[zeromq-dev] atomic ops
lukes at wetafx.co.nz
Thu Feb 9 04:54:42 CET 2012
Sorry, I thought by "lock free" you meant a progress guarantee: that at
least one thread in your pool will provably (as in a mathematical sense)
eventually come out of the starvation zone.
It seems you're opposing "in practice" arguments to the more formal
point (arguably somewhat academic) I was making, though...
Also, the CAS you're proposing is tantamount a spinlock, I don't quite
see the difference: you're saying check, try something, check if
anything changed, try again... That's the same code for the spinlock:
set to 1, if it was 0, otherwise (wait a tiny bit then) set to 1 if it
was 0 (and maybe do exponential backoff if you're fancy)...
Indeed as soon as the scheduler reclaims the timeslice to either thread,
assuming the other thread stays scheduled, they'll be able to make
progress. But that's "cheating" from a formal point of view...
So, yeah, I can see it's lock-less, but I don't see that it's lock-free,
I'm afraid. Nor wait-free for that matter.
Your overarching point remains, unlikely to become a real problem on
normal systems with time-slice scheduling and such. But on a simplistic,
non time-sharing, system in which you had a thread per "core" and these
cooperatively return the core only when they're done, and assuming
they're clocked the same (which is likely), it seems you could starve if
the alignment is just right (or just unlucky, really)
On 09/02/12 15:18, john skaller wrote:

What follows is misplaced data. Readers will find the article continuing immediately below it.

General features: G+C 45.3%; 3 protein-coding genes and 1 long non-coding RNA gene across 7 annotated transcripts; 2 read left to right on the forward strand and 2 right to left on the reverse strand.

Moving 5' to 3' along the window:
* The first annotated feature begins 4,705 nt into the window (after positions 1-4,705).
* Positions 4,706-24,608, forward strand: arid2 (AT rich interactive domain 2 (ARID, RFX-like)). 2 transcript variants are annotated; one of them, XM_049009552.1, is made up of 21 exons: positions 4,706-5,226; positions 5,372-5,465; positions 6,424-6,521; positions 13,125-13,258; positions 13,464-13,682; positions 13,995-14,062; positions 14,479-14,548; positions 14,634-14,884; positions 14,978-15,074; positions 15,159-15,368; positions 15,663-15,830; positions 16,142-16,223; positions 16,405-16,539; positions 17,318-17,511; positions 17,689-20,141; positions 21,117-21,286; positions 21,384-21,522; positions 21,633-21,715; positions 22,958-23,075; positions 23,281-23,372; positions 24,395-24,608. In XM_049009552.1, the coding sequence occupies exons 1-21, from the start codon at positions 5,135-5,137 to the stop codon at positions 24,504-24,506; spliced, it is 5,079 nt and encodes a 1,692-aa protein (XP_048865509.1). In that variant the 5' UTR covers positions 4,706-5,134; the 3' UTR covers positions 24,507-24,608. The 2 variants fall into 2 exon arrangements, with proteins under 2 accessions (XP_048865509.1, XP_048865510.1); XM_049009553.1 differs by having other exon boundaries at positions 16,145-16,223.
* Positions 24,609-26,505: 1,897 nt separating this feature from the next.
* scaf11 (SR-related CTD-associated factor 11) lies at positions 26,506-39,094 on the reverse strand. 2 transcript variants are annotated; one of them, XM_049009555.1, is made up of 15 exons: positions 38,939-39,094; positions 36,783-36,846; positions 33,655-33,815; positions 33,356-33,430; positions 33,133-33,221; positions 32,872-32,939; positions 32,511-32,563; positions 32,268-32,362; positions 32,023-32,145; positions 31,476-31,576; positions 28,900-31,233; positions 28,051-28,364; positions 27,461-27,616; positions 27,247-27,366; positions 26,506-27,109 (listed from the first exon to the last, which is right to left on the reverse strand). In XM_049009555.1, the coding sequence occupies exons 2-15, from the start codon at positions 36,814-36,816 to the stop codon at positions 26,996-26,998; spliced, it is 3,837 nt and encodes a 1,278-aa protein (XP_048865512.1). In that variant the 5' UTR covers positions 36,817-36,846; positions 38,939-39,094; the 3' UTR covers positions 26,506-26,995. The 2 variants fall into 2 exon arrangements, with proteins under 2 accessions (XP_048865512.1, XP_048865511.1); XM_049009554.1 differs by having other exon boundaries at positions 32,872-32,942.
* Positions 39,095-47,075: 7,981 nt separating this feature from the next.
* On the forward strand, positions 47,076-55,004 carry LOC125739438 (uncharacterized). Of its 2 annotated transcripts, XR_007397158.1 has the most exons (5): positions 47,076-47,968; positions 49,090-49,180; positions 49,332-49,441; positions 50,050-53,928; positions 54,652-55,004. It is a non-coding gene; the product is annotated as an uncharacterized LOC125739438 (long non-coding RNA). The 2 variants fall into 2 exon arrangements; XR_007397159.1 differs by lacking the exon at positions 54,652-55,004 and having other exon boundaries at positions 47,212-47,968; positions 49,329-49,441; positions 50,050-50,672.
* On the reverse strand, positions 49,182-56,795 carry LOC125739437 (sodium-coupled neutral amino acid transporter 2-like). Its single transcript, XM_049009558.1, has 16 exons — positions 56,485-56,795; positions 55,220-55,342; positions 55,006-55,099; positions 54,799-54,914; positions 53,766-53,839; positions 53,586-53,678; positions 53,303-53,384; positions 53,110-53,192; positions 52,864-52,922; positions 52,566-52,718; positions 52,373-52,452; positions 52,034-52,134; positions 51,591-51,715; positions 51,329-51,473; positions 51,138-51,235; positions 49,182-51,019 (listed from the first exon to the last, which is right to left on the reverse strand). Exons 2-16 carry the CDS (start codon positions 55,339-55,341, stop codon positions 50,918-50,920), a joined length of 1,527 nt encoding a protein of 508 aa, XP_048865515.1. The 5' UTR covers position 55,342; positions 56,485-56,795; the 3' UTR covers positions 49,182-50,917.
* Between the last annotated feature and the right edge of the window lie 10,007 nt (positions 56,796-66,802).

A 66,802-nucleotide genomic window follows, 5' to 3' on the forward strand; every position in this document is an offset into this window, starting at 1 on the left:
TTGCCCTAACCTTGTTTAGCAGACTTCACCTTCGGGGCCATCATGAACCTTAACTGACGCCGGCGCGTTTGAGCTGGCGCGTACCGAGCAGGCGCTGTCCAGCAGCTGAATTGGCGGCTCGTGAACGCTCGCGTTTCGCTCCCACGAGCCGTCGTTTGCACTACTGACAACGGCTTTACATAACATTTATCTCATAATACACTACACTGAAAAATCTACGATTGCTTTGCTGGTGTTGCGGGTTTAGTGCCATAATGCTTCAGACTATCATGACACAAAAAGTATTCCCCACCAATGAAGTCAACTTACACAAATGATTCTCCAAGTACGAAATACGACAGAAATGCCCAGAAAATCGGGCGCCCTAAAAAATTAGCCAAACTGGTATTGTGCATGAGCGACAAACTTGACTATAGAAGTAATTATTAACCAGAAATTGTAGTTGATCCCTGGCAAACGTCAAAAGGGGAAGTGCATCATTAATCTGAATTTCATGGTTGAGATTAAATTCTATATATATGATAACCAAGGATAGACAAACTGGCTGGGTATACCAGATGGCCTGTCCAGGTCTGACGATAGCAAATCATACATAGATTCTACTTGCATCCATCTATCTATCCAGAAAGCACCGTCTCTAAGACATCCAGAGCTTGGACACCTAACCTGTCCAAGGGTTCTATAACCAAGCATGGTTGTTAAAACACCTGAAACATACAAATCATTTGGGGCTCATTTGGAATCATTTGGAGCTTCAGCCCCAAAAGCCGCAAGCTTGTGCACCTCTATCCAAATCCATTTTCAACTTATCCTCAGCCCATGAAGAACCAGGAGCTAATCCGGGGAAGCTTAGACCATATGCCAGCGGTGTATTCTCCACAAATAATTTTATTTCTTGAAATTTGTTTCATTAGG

> On 09/02/2012, at 12:53 PM, Luca Fascione wrote:
>> I agree with everything else you said,
>> but I'm not sure I understand why this is lock free... (I see it has no
>> mutex locks, indeed...)
> Well if there's no locks its lock free :) At the core most locks use
> spin-locks, spin locks, obviously, are CPU intensive if they don't
> sleep a bit, and create a latency issue if they do. Users don't
> normally do low level locking, its done by the OS, which means
> an expensive context switch.
> So lock free is supposed to be cool. Lock free only works in particular
> algorithms. Thread safe lock free data structures/algorithms are supposedly good
> because they're fast and don't waste resources.
>> Couldn't you have an infinite pingpong of a couple threads starving each
>> other, because they never manage to agree on what the refcount should be?
>> (as in they cause each other's check of the ref count to fail forever)
> In theory, generally yes. In practice, this is rare.
> The theory can be modified to ensure it doesn't happen by making
> an assumption called "progress". Roughly that means that, however slowly,
> all threads will actually execute a bit, so eventually the algorithm will succeed.
> Hard real time operating systems do not provide progress across priority
> boundaries: high priority threads always execute to the exclusion of lower
> priority ones. Most OS, however, try to exercise all the threads a bit:
> high priority threads get more CPU but never all of it.
> This is particularly important squashing certain kinds of DNS attacks
> that hit higher priority layers, but need to be manager from a lower
> priority (application) level: if you want to shut down your network interface
> card because it's being spammed, you need enough cycles to type
> the command on the console :)
> BTW: I'm not saying 0MQ implementation is bugged, just explaining
> why I'm suspicious :)
> john skaller
> skaller at users.sourceforge.net
> zeromq-dev mailing list
> zeromq-dev at lists.zeromq.org
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